Some of 2020’s top performing stocks in Canada have lost some luster as bond yields grind higher and recent power woes in Texas add to the drag.
Canada’s utility stocks have fallen for 12 straight sessions, their longest losing streak since July of 2017, with the S&P/TSX Utilities Index at its lowest level since late December. Rising yields on bonds reduce the attractiveness of utilities as a safe-haven for dividend-oriented investors.
The “dramatic” spike in bond yields has been the primary culprit for the sector’s weakness, said Chris Kerlow, a Toronto-based portfolio manager at Richardson GMP. The firm remains positive on Algonquin Power & Utilities Corp. because of its power and renewable exposure.
Yields on 10-year treasuries in the U.S. and Canada have hit levels just above 1.43 per cent and 1.35 per cent this week, their highest in about a year, and climbing more than 50 and 60 basis points, respectively, this year alone.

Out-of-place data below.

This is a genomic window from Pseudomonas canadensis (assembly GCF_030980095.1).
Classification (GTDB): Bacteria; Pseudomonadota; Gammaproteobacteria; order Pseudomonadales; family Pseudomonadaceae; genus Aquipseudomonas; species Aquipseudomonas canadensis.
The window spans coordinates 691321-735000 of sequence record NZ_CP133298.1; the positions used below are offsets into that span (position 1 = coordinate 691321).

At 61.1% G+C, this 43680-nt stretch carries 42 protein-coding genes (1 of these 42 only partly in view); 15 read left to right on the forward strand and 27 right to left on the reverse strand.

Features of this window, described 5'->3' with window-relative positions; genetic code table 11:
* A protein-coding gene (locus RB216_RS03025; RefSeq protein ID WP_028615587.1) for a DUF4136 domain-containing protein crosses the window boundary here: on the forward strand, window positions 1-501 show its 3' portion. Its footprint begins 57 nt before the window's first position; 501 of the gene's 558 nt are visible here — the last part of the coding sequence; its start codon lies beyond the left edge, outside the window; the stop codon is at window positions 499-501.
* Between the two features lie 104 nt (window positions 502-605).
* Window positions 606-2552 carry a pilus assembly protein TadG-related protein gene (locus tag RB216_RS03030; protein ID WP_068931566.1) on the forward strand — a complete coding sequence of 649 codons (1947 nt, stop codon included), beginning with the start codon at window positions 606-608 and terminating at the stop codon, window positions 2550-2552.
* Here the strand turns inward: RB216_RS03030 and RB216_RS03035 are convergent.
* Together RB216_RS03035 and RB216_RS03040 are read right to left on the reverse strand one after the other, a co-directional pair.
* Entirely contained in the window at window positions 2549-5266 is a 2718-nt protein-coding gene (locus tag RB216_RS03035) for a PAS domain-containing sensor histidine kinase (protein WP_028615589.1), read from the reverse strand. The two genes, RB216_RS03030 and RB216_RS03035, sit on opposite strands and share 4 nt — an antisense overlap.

Utilities posted some of 2020’s strongest rallies, with Boralex Inc. up more than 90 per cent and Northland Power Inc. almost 70 per cent. Both stocks are down so far this year.
Ontario-based Algonquin told investors this week it expects a hit to adjusted Ebitda from the severe storm in Texas. Meanwhile, Just Energy Group Inc. revealed a big loss and said it may have trouble continuing as a going concern after last week’s freezing weather cost it about US$250 million.
Amid the group’s retreat, at least one investor isn’t sweating pessimism around higher rates. Until they climb to about 3 per cent to 5 per cent, “it’s not worth worrying about,” said Ryan Bushell, portfolio manager at Toronto-based Newhaven Asset Management. Short-term interest rates will remain “depressed for a very long time,” he added.
Bushell says utility-stock weakness presents a buying opportunity, and sees “big expanded demand for electricity” over the long-term driven by cloud computing, transit electrification, and a continued housing boom.